CHICAGO - Illinois Governor Bruce Rauner says the one-day strike the Chicago Teachers Union initiated Friday is "the height of arrogance."
"It's shameful that Chicago’s children are the victims in this raw display of political power. Walking out on kids in the classroom, leaving parents in the lurch and thumbing their nose at taxpayers -- it's the height of arrogance from those we’ve entrusted with our children’s futures," the Governor said in a statement.
"By breaking the law in Chicago and forcing passage of a bad law in Springfield, powerful bosses are proving they have an unfair advantage over Illinois families. When we lose the balance between taxpayers and special interests, property taxes go up and the quality of education goes down."
Governor Rauner went on to say he stands ready to work with the General Assembly that increases state support for all Illinois schools alongside reforms he seeks that he says will put taxpayers back in control.
"If local control reforms had already been enacted, CPS negotiations likely would have been concluded by now, a strike would have been averted and taxpayers and children would have been protected," he said. "Let’s pass real reforms to give the families of Illinois a better future.”
On the Chicago Teachers Union blog, a teacher posted a response to the Chicago Tribune editorial board's recent criticism of the union's strike, saying it was a "temper tantrum."
Teacher Alison Eichhorn of the Lindblom Academy wrote,
First, the demonstration on April 1 is not Chicago teachers throwing a tantrum. April 1 is the culmination of frustration, anger, fear, anxiety and injustices felt by people across Chicago. For years, the hardworking people of this city have been starved of the resources that allow them to live their lives with a sense of pride and dignity. The robber barons of the present day have instead made them feel that their pleas for adequate schools, social services and a living wage were misguided and flat-out wrong. The people in charge of this city and the media spewing their agenda are collaborating to ensure that the working class remains voiceless and powerless.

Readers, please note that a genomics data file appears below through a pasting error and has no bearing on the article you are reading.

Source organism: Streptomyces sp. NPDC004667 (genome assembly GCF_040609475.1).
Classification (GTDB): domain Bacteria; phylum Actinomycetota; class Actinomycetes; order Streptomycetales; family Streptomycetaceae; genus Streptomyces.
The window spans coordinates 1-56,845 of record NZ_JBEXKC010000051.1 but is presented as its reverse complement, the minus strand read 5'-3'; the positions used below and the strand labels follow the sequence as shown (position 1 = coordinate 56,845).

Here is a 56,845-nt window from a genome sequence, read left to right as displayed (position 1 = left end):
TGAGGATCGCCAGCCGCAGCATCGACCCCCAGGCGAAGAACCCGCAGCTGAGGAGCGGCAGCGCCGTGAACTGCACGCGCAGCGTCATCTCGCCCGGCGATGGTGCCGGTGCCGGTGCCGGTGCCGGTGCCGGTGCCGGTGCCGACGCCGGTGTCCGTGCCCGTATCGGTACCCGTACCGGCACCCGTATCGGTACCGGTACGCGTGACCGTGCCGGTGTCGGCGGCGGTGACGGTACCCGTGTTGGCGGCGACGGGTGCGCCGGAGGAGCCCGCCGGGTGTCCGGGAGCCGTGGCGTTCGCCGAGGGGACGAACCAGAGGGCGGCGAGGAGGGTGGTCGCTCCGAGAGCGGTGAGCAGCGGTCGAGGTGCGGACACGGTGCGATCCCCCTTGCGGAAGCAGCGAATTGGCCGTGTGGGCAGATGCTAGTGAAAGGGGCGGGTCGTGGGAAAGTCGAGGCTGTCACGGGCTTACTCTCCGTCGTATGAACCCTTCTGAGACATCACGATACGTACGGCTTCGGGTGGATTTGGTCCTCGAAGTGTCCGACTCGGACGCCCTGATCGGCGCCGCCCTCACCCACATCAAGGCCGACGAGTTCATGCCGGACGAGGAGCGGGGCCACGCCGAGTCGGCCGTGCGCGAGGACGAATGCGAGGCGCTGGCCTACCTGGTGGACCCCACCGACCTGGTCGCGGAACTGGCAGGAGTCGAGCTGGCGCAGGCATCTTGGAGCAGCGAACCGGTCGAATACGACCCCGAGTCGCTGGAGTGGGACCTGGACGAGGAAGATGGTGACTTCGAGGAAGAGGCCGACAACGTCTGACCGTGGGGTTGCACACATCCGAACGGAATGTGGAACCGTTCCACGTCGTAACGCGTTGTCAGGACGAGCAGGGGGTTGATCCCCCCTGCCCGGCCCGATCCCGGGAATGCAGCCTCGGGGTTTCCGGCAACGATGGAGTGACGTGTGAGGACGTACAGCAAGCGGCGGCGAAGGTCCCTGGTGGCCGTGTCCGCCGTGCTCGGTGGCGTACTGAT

The action on April 1 is one component of a broader struggle for the future of this city and the Chicagoans who are the true heroes in this fight—the public servants who make this city run every single day. Social and economic justice for workers, students and educators across Chicago is long overdue. Instead of accusing the Chicago Teachers Union of throwing a tantrum by using its collective power with other groups from across the city and state to address attacks on public education and social services, the Tribune editorial board should direct its energy and anger at the individual throwing a real temper tantrum: Governor Bruce Rauner. The state of Illinois has spent nine months without a budget and is now the only state in the entire U.S. that doesn’t have one. Rauner refuses to pass a budget because legislators won’t agree to his “turnaround” agenda—an agenda that systemically destroys workers’ rights and disregards the true problem that our state faces, which is the lack of adequate social services and a living wage for all workers.
It is true that our city and state need reform, but not the reform that the governor is calling for. We need to reform the way that we treat workers and regular people in this city. Every Chicagoan—every Illinoisan—deserves the chance to live in a place where they feel respected, where they have the social services that they need and where they have the opportunity to go to a great public school, college, trade school or university to pursue a career of their choosing. As Frederick Douglass once said, “Power concedes nothing without a demand. It never has and it never will.” For these reasons, I am striking on April 1. I am a public educator who works in a system that has unelected leaders who spend their time and money not doing what is best for students. For those reasons, I urge my colleagues and every single working class member of this city to join me on April 1. Together, we will win.
The CTU addressed several questions union members might have, and encouraged them to attend a 4:00 PM protest in downtown Chicago.